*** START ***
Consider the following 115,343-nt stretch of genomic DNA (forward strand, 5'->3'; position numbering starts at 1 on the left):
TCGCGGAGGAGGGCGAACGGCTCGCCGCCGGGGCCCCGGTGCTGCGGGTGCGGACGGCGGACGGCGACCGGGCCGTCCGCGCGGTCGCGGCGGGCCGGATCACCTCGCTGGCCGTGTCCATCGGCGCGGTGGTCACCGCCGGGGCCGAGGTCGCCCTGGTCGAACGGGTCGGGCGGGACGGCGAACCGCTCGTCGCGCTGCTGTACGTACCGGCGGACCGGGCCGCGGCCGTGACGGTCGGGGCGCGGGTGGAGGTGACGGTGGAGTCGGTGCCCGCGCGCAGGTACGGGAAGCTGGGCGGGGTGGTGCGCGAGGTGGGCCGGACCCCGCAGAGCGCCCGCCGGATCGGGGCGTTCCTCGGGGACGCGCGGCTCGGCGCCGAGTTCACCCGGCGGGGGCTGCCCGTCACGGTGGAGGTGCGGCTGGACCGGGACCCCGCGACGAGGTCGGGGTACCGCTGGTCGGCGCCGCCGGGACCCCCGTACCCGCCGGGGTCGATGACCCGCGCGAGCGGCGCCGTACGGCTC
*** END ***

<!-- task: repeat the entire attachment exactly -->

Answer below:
Consider the following 115,343-nt stretch of genomic DNA (forward strand, 5'->3'; position numbering starts at 1 on the left):
TCGCGGAGGAGGGCGAACGGCTCGCCGCCGGGGCCCCGGTGCTGCGGGTGCGGACGGCGGACGGCGACCGGGCCGTCCGCGCGGTCGCGGCGGGCCGGATCACCTCGCTGGCCGTGTCCATCGGCGCGGTGGTCACCGCCGGGGCCGAGGTCGCCCTGGTCGAACGGGTCGGGCGGGACGGCGAACCGCTCGTCGCGCTGCTGTACGTACCGGCGGACCGGGCCGCGGCCGTGACGGTCGGGGCGCGGGTGGAGGTGACGGTGGAGTCGGTGCCCGCGCGCAGGTACGGGAAGCTGGGCGGGGTGGTGCGCGAGGTGGGCCGGACCCCGCAGAGCGCCCGCCGGATCGGGGCGTTCCTCGGGGACGCGCGGCTCGGCGCCGAGTTCACCCGGCGGGGGCTGCCCGTCACGGTGGAGGTGCGGCTGGACCGGGACCCCGCGACGAGGTCGGGGTACCGCTGGTCGGCGCCGCCGGGACCCCCGTACCCGCCGGGGTCGATGACCCGCGCGAGCGGCGCCGTACGGCTC